—Michelle Anne Schingler, Foreword Reviews, Five-Star Review
“An imaginative mythology from the incomparable Alejandro Jodorowsky… Like Alejandro Jodorowsky himself, Albina and the Dog-Men seems to be all imaginable things at once.… The language is instantly visual, and Alfred MacAdam’s deft translation is whimsical and fantastic without drifting into adolescence. Albina and the Dog-Men is the product of an unfathomable, affecting imagination.”
—Benjamin Russell, Americas Quarterly
“To read Alejandro Jodorowsky’s Albina and the Dogmen is to careen through a surreal landscape on a mythic roller coaster…. [Jodorowsky] deftly pairs the beautiful and the strange, the ugly and the lovely, the bodily hideous and the purified holy. His prose is poetic.... His precision is captivating. A translated work can sometimes suffer from dryness, but Alfred MacAdam has done a masterful job preserving Jodorowsky’s insane clip.... It’s fantastic.... Crude and clever, beautiful and weird, read Jodorowsky if you want to feel like you’ve run a marathon through a fever dream."
—Christina Kloess, Chicago Review of Books
“Is there a more thrillingly warped visionary artist working today than Alejandro Jodorowsky? ….Featuring a dwarf, an irascible woman, Incan iconography, and a search for a magical elixir hundreds of years in the making, the plot is pure Jodorowsky. It is psychedelic and weird in the best possible way — where else could you find a werewolf-type plot that manages to be a deep examination of desire and spirituality?... Jodorowsky’s madcap fantasy novel … [shows] that despite featuring talking parrots, albino strippers, and giant hares, Albina and the Dog-Men actually has a lot to say about things like hope, depression, and the power of love.”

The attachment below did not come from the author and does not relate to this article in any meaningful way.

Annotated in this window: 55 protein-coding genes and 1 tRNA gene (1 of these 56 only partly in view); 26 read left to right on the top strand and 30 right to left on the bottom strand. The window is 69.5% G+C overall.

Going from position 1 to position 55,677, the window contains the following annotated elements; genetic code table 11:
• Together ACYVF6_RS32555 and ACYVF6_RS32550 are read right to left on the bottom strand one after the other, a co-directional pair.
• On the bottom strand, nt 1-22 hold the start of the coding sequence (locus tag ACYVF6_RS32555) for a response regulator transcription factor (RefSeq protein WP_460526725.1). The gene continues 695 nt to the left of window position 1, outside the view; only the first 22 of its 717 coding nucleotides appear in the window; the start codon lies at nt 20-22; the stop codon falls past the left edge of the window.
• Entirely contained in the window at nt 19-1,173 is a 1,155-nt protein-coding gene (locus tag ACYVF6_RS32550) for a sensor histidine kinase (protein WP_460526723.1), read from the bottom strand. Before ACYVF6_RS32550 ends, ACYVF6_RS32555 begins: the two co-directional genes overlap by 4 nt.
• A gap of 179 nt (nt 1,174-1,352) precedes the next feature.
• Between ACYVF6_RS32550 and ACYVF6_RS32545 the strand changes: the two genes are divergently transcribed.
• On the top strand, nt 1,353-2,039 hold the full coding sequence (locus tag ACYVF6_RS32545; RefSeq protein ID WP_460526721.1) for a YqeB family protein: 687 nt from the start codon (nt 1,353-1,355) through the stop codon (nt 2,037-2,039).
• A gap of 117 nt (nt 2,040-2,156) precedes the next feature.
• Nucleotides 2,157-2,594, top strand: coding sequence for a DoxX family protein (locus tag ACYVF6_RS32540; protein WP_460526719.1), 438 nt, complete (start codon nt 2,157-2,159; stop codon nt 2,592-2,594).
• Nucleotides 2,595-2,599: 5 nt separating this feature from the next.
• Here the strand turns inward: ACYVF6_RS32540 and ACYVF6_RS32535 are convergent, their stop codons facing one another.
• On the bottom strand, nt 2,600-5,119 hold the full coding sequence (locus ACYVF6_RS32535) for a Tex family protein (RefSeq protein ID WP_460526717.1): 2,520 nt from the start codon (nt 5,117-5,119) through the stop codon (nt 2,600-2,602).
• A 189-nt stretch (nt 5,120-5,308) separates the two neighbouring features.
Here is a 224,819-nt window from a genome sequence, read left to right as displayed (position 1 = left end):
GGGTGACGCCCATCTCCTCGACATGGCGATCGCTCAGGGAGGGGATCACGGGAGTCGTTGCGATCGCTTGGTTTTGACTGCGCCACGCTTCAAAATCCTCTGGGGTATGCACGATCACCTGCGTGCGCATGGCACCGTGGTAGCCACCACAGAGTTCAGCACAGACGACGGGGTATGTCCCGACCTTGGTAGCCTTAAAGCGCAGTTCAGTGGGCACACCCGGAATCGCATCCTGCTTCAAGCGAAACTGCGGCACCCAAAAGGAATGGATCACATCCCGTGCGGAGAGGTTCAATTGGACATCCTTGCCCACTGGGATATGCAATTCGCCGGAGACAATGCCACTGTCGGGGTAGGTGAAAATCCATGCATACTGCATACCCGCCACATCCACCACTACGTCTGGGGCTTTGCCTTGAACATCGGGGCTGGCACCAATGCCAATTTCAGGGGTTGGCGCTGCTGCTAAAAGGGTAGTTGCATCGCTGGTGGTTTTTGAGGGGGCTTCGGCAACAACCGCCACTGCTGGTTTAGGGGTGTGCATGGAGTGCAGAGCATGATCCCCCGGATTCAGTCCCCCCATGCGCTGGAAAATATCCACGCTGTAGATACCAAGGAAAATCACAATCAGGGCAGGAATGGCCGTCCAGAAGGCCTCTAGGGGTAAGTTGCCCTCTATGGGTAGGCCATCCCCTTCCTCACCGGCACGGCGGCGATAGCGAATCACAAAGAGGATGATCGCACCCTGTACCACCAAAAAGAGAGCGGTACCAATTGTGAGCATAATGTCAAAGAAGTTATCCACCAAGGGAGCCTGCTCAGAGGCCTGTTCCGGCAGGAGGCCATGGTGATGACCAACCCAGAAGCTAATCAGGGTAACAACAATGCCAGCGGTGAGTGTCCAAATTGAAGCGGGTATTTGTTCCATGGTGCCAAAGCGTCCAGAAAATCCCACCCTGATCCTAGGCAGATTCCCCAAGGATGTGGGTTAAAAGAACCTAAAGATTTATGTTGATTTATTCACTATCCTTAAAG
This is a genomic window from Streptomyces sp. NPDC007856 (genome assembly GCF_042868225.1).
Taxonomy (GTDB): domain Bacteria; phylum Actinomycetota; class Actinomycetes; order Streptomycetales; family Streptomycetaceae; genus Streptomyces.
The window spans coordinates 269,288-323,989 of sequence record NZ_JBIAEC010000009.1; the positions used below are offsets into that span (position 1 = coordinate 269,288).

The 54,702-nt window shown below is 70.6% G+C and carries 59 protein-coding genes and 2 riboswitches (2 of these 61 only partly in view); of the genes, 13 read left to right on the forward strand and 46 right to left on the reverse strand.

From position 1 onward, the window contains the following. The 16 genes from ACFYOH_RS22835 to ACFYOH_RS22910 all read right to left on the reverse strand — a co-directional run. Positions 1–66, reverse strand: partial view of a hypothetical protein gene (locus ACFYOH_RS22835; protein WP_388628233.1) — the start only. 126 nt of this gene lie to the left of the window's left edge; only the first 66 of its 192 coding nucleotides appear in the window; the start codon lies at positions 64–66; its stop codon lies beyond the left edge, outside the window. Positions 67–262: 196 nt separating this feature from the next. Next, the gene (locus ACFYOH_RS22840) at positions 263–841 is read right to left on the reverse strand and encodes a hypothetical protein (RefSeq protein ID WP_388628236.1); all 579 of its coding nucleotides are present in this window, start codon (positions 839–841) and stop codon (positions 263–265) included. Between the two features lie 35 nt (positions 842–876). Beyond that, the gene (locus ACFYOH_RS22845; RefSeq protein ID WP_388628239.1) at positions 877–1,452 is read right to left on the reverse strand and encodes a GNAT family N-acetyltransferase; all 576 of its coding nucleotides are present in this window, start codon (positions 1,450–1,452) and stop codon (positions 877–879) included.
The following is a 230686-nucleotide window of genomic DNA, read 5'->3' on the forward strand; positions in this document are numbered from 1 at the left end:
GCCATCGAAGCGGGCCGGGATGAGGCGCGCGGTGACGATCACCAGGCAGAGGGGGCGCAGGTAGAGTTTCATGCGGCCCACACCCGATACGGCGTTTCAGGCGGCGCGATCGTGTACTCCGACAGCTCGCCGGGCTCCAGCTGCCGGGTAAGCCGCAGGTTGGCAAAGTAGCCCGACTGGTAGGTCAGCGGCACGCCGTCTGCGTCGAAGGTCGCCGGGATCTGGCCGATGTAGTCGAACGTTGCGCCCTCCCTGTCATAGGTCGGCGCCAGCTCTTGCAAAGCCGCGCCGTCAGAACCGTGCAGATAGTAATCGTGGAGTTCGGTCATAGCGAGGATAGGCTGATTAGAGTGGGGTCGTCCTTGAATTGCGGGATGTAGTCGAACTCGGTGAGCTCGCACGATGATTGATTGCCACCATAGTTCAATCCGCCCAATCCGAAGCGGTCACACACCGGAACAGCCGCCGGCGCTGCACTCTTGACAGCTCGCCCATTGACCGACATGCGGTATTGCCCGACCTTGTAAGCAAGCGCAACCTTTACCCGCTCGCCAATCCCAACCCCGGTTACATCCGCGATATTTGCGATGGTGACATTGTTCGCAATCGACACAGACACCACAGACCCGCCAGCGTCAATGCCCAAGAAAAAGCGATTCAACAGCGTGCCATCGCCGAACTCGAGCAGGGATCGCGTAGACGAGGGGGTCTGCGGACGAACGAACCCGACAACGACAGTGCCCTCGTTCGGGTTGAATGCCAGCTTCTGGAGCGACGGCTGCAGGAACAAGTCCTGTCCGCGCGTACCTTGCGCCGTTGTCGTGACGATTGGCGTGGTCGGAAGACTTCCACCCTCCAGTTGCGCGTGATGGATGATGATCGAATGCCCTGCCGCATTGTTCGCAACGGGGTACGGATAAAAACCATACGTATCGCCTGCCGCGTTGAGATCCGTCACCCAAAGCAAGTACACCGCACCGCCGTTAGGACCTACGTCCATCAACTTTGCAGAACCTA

—Manuel Betancourt, Remezcla
“Alejandro Jodorowsky needs no introduction.… [Albina and the Dog-Men is] characteristically indescribable.… Freedom from limitations is something I really appreciate in [Jodorowsky’s] work. Most writers distinguish between genres, moods, and tones, but [he] puts it all together and pushes it out there.… Albina contains thousands of ideas, or at least hundreds of ideas. On every page, there’s a new idea, and then another.”
—Daniel Kalder, Los Angeles Review of Books